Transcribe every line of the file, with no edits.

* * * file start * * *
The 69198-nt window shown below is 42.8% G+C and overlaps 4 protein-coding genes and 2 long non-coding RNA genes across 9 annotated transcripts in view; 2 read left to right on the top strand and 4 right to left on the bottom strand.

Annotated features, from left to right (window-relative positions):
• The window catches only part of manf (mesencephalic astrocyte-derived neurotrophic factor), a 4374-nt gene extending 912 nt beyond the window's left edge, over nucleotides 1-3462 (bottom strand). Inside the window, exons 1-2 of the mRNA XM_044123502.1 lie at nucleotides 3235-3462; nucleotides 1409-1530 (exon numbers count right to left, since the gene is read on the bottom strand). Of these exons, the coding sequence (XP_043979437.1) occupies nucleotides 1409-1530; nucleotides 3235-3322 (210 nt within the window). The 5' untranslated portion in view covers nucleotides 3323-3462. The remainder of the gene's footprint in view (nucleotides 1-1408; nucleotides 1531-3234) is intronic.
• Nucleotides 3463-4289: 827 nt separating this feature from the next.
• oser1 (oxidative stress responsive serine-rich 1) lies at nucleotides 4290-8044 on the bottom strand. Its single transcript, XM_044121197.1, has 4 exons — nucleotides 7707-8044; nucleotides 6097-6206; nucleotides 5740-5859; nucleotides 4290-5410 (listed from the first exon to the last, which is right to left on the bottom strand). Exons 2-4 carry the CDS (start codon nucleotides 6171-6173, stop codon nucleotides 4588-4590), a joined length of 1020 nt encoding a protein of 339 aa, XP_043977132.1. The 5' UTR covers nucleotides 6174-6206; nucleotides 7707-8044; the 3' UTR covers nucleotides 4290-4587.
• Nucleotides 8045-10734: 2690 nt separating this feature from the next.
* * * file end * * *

The 69198-nt window shown below is 42.8% G+C and overlaps 4 protein-coding genes and 2 long non-coding RNA genes across 9 annotated transcripts in view; 2 read left to right on the top strand and 4 right to left on the bottom strand.

Annotated features, from left to right (window-relative positions):
• The window catches only part of manf (mesencephalic astrocyte-derived neurotrophic factor), a 4374-nt gene extending 912 nt beyond the window's left edge, over nucleotides 1-3462 (bottom strand). Inside the window, exons 1-2 of the mRNA XM_044123502.1 lie at nucleotides 3235-3462; nucleotides 1409-1530 (exon numbers count right to left, since the gene is read on the bottom strand). Of these exons, the coding sequence (XP_043979437.1) occupies nucleotides 1409-1530; nucleotides 3235-3322 (210 nt within the window). The 5' untranslated portion in view covers nucleotides 3323-3462. The remainder of the gene's footprint in view (nucleotides 1-1408; nucleotides 1531-3234) is intronic.
• Nucleotides 3463-4289: 827 nt separating this feature from the next.
• oser1 (oxidative stress responsive serine-rich 1) lies at nucleotides 4290-8044 on the bottom strand. Its single transcript, XM_044121197.1, has 4 exons — nucleotides 7707-8044; nucleotides 6097-6206; nucleotides 5740-5859; nucleotides 4290-5410 (listed from the first exon to the last, which is right to left on the bottom strand). Exons 2-4 carry the CDS (start codon nucleotides 6171-6173, stop codon nucleotides 4588-4590), a joined length of 1020 nt encoding a protein of 339 aa, XP_043977132.1. The 5' UTR covers nucleotides 6174-6206; nucleotides 7707-8044; the 3' UTR covers nucleotides 4290-4587.
• Nucleotides 8045-10734: 2690 nt separating this feature from the next.